But as every good housewife knows: no kitchen goof can't be hidden with thoughtful presentation and powered sugar! In fact, I filled some of them with jam or syrup and butter and told my husband that's how they were supposed to look. He was none the wiser. Oh, men! They'll believe anything we tell them.

Thursday, July 28, 2011

Pilot Design Rocks My Mantel... and My World

The conversation went something like this:

Me: "We need something to fill that space over the mantel piece."
Husband: "Yeah. Also, what time is it?"
Me: "We need a clock in here too."

And then we bumped into each other and we were all, "You put your chocolate in my peanut butter!" and "Your peanut butter's on my chocolate."

Not really. But it might as well have.

We had space. We needed a clock. Enter Pilot Design and Keith Moore, a Minneapolis-based designer and wood-worker who I'd seen around town at various art shows.

His stuff is awesome. (See above clock -- the "splat" on my living room wall above the mantel.) Modern, sleek, functional and well made. Check out his website. Look for the wavy bookshelves. Your mind will be blown.

My husband also got to visit his workshop, which he deemed, "pretty cool" and then tried to explain to me how the clock was made but he was drowned out by me shouting, "Let's hang that thing up!"

I'd love to have his bamboo chests (that sounds weird) for the disaster that is our closet right now. Thanks for everything, Ikea, but your storage "solutions" have become storage "headaches."

Wednesday, July 27, 2011

Inoculated log

This is a log. An oak log that was cut this spring and that I bought from Cherry Tree Mushrooms, which is run by the same neighbors who I got the eggs from (I promise to stop blog-stalking them now). This oak log has been soaked for 48 hours in rainwater and then dried for 24 hours. The lichen was scrubbed off with a wire brush. I love lichen. What I don't love are the unwanted fungus spores that might be hiding under the lichen. This is because the unwanted spores might complete with those that I want to succeed: shiitake and oyster mushroom spores. The last thing we want in these logs are foreign spores. Hear that foreign spores? Go away.

This is a log. An oak log. An oak log cut this spring with holes drilled into it in a diamond-shaped pattern.

This is a cluster of wooden dowels covered in mushroom (either oyster or shiitake) spores. The dowels will be hammered into the holes drilled in a diamond-shaped pattern into an oak log that was cut this spring.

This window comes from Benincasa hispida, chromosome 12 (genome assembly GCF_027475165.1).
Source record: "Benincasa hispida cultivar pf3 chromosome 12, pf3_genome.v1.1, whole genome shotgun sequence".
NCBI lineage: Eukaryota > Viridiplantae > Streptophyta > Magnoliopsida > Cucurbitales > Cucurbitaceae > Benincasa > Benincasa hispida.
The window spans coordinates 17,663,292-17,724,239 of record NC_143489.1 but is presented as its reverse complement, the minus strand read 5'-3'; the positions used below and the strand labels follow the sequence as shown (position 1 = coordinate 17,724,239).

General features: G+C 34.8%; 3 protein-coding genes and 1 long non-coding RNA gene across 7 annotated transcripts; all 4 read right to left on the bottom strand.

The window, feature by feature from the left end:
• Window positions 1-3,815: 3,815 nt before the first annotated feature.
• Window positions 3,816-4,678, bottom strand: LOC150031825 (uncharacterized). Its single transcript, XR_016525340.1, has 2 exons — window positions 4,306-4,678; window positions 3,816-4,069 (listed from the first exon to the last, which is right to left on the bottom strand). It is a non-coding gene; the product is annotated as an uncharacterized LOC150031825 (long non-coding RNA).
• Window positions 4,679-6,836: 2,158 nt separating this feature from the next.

This is a blob of paraffin wax sealing the dowel covered with mushroom spores into the holes in a diamond-shaped pattern drilled into the oak log that was cut this spring. Again, further measure to keep the foreign spores out. You do not have proper passports and visas and documentation, foreign spores, and so even though you might work very hard and do all the jobs that we don't like to do, we do not want you.

In six to 12 months, assuming we keep the logs well watered and out of the sun, we will have lots and lots of mushrooms growing along the sides the logs.

Why are we doing this?

There's something very, very satisfying about working hard to produce something tangible and then being able to actually eat that thing. It's like gestating and then giving birth. Except, after nine months of pregnancy and labor, we didn't eat our baby.

I would like to be able to go into a forest somewhere and come out with baskets full of wild mushrooms that we can cook into omelets (made with eggs from our own chickens -- hint, hint, husband) and saute in butter, but I'm afraid that takes more mushroom knowledge than I have. I can play the part of mushroom forager on TV, but I'm afraid that in real life I'd end up accidentally killing off my co-stars. I'd end poisoning our dinner guests and everyone would end up either rushing to the emergency room or being very, very entertained by the bright, colorful trails at the ends of their fingers. Either way, that's not a good way to end a dinner party.

And so we're growing our own, which we will be fairly certain are not poisonous. Here's to hoping no foreign spores have made their way in!

Tuesday, July 26, 2011

Sun Gold Eggs